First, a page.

On the whole a dog is better off when owned by a caring responsible proprietor, who provides the dog with all the necessities, from health care to shelter.  While some people try to equate this with slavery, they miss the point.  Dogs have entered in a symbiotic mutually beneficial relationship with humans eons ago, without coercion.  They have changed and adapted when their human owners changed, and as a species are no longer capable of surviving without human intervention. 

So be the proud owner of your pooch.  He would not want it any other way.

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  1. Irishmick

    On October 20, 2010 at 4:42 am

    A Dog cannot understand whether it’s property or not.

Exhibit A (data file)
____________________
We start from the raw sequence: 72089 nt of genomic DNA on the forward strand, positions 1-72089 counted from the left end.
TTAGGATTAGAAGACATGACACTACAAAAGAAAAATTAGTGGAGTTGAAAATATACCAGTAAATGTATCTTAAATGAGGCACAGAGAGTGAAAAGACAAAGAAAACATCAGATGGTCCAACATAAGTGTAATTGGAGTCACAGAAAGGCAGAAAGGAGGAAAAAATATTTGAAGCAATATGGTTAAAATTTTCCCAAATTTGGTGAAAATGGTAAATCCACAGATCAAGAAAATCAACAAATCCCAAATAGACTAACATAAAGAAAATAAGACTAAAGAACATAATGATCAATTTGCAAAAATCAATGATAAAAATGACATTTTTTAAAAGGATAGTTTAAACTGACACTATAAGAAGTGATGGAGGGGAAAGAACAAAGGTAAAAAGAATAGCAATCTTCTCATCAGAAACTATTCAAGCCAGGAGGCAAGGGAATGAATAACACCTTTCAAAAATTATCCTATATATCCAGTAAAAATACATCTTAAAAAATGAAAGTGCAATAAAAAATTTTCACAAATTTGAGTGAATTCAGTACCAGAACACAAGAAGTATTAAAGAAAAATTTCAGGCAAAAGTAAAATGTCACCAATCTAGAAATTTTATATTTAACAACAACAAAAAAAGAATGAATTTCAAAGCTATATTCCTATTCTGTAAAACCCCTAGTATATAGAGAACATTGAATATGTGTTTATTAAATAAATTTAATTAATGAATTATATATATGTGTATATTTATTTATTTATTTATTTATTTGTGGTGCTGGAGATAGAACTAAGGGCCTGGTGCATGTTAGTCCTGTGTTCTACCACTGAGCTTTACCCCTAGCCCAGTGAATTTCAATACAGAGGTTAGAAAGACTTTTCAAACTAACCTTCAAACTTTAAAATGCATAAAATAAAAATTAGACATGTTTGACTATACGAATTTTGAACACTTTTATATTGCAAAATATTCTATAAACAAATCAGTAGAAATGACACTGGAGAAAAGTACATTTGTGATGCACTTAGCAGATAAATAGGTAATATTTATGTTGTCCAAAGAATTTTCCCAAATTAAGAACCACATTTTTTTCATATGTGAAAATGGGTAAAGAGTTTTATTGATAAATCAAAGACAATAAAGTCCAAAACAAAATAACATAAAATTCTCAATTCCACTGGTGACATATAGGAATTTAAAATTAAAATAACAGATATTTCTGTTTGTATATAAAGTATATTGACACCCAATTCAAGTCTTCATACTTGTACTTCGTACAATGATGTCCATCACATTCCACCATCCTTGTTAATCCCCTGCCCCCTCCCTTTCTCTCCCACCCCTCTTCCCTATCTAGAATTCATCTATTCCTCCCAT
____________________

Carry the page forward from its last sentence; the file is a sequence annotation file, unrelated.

And is only a dog not a person, in the eyes of some people.
    If the dog loves you, he will scratch the door down to get to you when he /she see’s you coming.

    That’s love.

    If a person can’t respect a Dog, (or any other animal for that matter), then he/she should never be allowed to keep one.

    In the eyes of the Law, A dog is still only a Dog. Sadly.

  2. Calare

    On October 20, 2010 at 8:45 am

    The great thing about dogs is that they do love us, no matter what category we place them in.

    It is however very difficult to determine and measure whether someone respects or loves a dog, and much easier to determine whether someone feeds, vets and houses a dog in accordance with some minimal standards.
    And at least the law attempts to do that part.

    And there is nothing that prohibits us from placing dogs higher in our homes and hearts.